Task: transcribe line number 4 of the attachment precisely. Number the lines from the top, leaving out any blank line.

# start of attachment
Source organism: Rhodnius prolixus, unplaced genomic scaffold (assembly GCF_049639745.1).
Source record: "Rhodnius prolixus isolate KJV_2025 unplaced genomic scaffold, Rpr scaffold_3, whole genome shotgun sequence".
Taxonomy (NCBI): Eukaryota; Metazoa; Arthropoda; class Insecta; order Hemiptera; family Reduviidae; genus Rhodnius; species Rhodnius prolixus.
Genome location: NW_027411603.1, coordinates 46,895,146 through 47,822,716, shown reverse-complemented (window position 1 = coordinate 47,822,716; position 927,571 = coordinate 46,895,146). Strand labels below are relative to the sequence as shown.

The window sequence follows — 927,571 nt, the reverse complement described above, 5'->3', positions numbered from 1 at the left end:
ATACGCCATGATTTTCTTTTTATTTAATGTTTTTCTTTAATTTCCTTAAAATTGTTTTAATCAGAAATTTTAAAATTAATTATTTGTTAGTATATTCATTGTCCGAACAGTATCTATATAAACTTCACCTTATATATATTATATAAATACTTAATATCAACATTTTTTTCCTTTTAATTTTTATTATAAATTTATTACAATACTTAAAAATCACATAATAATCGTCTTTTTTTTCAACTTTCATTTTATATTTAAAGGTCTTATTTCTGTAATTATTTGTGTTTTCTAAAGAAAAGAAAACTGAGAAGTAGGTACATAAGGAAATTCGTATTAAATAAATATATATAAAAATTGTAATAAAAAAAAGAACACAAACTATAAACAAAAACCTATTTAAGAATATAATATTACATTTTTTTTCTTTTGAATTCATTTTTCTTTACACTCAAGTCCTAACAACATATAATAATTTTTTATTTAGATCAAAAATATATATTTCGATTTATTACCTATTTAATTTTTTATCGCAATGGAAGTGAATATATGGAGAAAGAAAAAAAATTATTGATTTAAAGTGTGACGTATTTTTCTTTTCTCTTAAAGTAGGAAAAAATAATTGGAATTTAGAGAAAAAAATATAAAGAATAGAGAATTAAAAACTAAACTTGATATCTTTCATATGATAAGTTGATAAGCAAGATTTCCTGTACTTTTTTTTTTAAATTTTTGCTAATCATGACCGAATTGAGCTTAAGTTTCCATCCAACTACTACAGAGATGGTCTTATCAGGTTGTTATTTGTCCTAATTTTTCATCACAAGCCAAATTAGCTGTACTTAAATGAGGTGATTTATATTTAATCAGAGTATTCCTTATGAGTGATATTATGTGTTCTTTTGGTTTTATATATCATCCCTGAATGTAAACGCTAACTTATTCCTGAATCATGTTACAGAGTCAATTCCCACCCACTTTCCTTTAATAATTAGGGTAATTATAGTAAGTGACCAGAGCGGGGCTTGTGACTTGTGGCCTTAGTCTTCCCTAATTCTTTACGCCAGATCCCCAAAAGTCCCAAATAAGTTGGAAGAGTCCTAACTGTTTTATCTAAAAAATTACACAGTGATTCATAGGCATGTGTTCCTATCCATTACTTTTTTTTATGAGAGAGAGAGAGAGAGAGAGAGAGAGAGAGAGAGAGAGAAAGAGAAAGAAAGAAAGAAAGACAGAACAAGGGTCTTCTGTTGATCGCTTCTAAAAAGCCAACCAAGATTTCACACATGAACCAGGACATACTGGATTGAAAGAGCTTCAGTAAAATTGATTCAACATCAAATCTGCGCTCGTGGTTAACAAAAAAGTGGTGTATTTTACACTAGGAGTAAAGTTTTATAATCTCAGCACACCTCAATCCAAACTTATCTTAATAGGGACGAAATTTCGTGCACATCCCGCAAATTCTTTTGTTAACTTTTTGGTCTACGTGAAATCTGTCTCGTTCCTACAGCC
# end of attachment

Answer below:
Genome location: NW_027411603.1, coordinates 46,895,146 through 47,822,716, shown reverse-complemented (window position 1 = coordinate 47,822,716; position 927,571 = coordinate 46,895,146). Strand labels below are relative to the sequence as shown.